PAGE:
Suzanne Roy, Executive Director
Suzanne Roy, Executive Director, is 25-year animal welfare professional. During her career, she worked to improve the plight of elephants, chimpanzees, marine mammals, and other animals both in captivity and in the wild.
In the 1990s, she launched the fight to save America’s Air Force Chimpanzees, an effort that ultimately led to the retirement of these deserving animals to a Florida sanctuary. An avid horse lover and mother of a horse-crazy daughter, she turned her attention to the fight to save America’s wild horses and burros in 2009.
Prior to entering the animal welfare field, Roy was a political consultant, working on a variety of campaigns from the local state senate to congressional to presidential election bids. She currently resides in Davis, CA with her family, including an amazing horse named Cobalt.
Grace Kuhn, Communications Director
Grace Kuhn, Communications Director, attended Virginia Commonwealth University in Richmond, Virginia with studies concentrated in Arts & Humanities.
She has worked with AWHC since 2012 and is responsible for running our awareness campaigns and bringing you the latest information surrounding wild horses and burros. In addition to her passion for the protection of these animals, she lends her time to other animal, environmental and social justice issues.
She currently resides in the Washington, D.C. area with her rescued dogs, Bella and Charlie.
Holly Gann Bice, Director of Government Relations
Holly Gann Bice, Director of Government Relations, has a stellar record of achievement for animal protection in the legislative arena, including Pet and Women Safety (PAWS) Act in the U.S. Congress to protect victims of domestic violence and their pets, the Preventing Animal Cruelty and Torture (PACT) Act that established the first federal anti-cruelty law, and the Dog and Cat Meat Trade Prohibition Act. Seeing a critical need for ensuring that animal welfare laws are enforced, such as the federal animal fighting law and Horse Protection Act, she conceived a federal bill to create an animal cruelty crimes section at the Department of Justice and secured legislation in Congress to direct the DOJ to prioritize enforcement.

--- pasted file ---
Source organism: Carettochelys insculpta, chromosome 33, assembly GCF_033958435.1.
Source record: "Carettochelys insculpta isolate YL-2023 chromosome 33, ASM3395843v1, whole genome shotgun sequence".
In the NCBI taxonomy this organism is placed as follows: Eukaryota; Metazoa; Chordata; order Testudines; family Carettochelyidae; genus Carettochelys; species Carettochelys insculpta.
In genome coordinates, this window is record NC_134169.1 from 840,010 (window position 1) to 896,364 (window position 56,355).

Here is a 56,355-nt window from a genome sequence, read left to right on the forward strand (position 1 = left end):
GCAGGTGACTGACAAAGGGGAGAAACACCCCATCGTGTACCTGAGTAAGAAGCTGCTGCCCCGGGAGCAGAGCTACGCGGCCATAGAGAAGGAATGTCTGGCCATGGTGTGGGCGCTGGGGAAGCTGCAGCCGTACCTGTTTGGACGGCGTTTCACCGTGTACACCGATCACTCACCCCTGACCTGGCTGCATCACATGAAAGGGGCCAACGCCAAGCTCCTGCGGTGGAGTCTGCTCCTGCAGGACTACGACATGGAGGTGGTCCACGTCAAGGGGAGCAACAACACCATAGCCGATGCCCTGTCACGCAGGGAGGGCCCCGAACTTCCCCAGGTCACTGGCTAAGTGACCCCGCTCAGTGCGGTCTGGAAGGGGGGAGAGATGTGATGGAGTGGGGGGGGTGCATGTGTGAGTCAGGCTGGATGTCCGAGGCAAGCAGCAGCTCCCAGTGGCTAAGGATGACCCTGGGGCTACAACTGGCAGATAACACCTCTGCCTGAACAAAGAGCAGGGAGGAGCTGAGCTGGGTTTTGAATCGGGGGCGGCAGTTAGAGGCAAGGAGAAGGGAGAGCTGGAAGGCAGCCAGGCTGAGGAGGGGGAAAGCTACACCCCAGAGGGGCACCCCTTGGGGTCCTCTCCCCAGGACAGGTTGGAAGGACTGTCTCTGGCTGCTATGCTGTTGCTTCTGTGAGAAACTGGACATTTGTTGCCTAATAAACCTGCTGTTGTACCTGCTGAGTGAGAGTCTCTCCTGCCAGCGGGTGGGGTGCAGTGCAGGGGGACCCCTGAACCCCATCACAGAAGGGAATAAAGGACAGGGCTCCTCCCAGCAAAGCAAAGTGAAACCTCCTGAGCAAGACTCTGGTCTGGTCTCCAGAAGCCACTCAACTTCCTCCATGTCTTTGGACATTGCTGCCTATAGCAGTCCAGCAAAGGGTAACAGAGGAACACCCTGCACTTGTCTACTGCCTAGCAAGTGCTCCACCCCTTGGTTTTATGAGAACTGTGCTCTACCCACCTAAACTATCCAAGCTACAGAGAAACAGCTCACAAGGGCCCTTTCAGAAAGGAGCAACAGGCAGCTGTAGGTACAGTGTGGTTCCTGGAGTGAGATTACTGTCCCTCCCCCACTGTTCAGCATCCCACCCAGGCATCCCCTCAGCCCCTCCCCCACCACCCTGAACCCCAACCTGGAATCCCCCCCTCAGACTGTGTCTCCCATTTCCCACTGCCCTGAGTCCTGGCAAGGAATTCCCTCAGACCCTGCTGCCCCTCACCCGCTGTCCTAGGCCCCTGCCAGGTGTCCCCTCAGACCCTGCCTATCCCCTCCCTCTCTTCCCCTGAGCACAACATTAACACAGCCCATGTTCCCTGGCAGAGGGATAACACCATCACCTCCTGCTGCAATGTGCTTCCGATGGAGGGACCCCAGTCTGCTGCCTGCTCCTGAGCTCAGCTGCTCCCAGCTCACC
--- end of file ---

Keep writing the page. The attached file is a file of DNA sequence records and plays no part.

Holly has dedicated her career to animal protection, and particularly equines. She previously worked at the Animal Wellness Foundation as the Director of Federal Affairs and The Humane Society of the United States as a senior lobbyist and manager of the anti-horse slaughter campaign. As part of that role, Holly advocated tirelessly to build support for legislation to permanently end horse slaughter, and in 2013, she secured language to prevent horse slaughter plants from operating in the U.S. just as plants were poised to open in New Mexico, Missouri, and Iowa. Holly has also worked on political campaigns, and after college she started a grassroots campaign that successfully raised awareness about animal cruelty in Florida and spurred positive changes to increase enforcement in criminal cruelty cases. She is a University of Florida Gator, having completed her Bachelor of Science in Psychology in 2006. She earned her J.D. from Lewis & Clark Law School where she specialized in Animal Law. She was awarded the Animal Law Leadership Award during its inaugural year, the Animal Law Scholarship, Associate Editor of the Year for the Animal Law Journal, and she clerked for the Center for Animal Law Studies. She loves spending time with her rescue dogs, Odie and Abby.
Brieanah Schwartz, Director of Policy and Litigation